...among sustainability leaders, we can see the beginnings of a collaborative, systems approach to sustainability, focused on the impact business can make. These companies are seizing opportunities at speed through building skills, measuring value and performance, and improving the dialogue with consumers, investors and governments. In the innovations of these leaders, we can see the seeds of a new approach to sustainability, with pockets of real innovation beyond the four walls of the firm: collaborating within and across industries and sectors, and working closely with stakeholders to develop the beginnings of transformational change that can unlock the full potential of business in contributing to global priorities.

Now, the U.N. just has to convince all CEOs--compact signers and other companies alike--to understand the urgency of taking action, both for the planet and for their businesses.

[Image: Abstract via Shutterstock]

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3 Comments

  • mgeraudm

    Yes it is disheartening, specially since such blindness is portrayed. 
    There are enough technologies and knowledge out there now that not only encourage the use of environmentally friendly methods but they are ALSO bottom line friendly. 
    I've consulted with a few companies and a couple of my colleagues have consulted with a ton more companies, and together we've found out that most Fortune 500 even with black belts on their payroll are plagued with huge money hemorrhages BECAUSE of their antiquated environmental unsound ways.
    The best example I have to borrow: with a $2000usd investment he saved $40Musd per year in tap water fees in a $2Bnusd company.... unbelievable, isn't it.
    The key is to view and question the whole big picture, which is still very elusive to most.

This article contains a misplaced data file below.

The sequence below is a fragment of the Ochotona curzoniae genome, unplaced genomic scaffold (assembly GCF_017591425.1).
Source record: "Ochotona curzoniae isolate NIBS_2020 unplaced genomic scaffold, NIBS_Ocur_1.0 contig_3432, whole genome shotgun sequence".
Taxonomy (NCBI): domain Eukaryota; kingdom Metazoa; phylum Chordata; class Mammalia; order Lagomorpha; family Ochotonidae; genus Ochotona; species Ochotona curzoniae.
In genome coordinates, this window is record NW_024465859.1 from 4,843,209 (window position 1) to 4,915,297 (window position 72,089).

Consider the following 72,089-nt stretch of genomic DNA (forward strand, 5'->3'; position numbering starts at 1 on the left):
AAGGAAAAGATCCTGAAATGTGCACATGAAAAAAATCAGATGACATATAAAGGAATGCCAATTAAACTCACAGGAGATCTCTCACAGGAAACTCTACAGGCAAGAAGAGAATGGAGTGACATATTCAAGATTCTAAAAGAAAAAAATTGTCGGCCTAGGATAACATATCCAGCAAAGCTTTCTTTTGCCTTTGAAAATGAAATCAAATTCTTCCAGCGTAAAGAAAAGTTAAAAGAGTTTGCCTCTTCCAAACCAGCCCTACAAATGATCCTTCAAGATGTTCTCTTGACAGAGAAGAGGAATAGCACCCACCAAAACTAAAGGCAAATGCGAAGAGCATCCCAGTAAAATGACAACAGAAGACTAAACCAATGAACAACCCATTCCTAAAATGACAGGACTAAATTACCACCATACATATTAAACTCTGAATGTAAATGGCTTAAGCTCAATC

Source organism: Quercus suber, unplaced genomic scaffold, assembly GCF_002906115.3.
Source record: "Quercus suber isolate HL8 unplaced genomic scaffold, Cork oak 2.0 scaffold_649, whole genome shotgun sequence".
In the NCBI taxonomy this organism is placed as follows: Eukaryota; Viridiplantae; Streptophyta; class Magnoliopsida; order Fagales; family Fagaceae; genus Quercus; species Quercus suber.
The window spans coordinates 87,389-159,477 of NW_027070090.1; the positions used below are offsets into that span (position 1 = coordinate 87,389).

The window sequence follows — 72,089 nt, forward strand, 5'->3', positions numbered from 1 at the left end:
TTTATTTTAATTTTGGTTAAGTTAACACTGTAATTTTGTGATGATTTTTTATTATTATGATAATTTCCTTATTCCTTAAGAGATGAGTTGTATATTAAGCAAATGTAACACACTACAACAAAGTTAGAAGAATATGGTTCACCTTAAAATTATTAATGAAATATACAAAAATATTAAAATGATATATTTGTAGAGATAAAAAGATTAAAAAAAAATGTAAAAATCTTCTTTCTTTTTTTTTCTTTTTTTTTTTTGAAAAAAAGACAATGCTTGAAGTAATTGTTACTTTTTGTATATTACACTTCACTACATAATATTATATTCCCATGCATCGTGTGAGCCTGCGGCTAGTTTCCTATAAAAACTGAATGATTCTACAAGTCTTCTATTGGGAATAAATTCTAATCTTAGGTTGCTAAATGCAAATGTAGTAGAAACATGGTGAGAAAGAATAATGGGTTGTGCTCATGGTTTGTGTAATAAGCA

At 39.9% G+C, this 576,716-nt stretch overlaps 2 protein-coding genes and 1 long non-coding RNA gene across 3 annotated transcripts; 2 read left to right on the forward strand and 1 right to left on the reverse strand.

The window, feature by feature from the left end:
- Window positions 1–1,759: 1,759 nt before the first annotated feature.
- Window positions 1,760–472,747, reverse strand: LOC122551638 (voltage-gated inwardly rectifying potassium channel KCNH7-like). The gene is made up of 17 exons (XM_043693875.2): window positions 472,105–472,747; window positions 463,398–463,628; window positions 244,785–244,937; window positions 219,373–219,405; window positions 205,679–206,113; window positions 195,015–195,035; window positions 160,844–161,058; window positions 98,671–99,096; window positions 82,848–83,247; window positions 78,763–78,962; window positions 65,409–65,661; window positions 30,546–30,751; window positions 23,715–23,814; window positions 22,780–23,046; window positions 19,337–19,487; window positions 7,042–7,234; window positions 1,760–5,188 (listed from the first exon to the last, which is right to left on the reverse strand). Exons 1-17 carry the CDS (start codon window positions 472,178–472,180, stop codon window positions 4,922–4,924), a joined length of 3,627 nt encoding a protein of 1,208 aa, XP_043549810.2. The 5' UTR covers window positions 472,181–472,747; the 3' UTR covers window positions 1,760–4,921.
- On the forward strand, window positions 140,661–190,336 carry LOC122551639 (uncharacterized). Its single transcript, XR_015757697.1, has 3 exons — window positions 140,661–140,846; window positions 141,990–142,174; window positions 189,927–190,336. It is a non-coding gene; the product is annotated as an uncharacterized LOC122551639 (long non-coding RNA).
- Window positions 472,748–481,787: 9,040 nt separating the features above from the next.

mgeraudm.blogpost.com

  • lxndr

    CEO's have a short life of about 3-4 years. They are not the people to ask about the future. They are primed for the present.

    Most germane, however, is the simple fact that resource usage is a locally controlled and demonstrated phenomenon. Anything that opines on the highly abstracted, generalized, level of a UN report or survey, has nothing of importance to say. Understanding  producers' needs for growing bananas versus talking about a global banana issue strains credulity. Bananas are not cultivated or distributed by CEOs and the institutional filters and barriers to accurately reporting to them  turns the whole matter to a philosophical reminiscence.

    Simply not credible in any way that matters to the longevity of banana production in today's or tomorrow's world.

  • Fabiane Goldstein

    So we should be worried with these CEOs if they think that way, shouldn't we?
    Sustainability is not at all a way for their companies to MAKE money - is not and never will be. But it is indeed a positioning that definitely relates to long term value generation, that should appear on company's market value, but not necessarily on their results. Was this addressed on the research? When they say "Some 76% think that making sustainability a core part of business
    drives opportunity and growth, and 63% think that sustainability will
    "transform their industry" in the next five years", that's where they see value coming from, and I think maybe that's the good news the post should have addressed.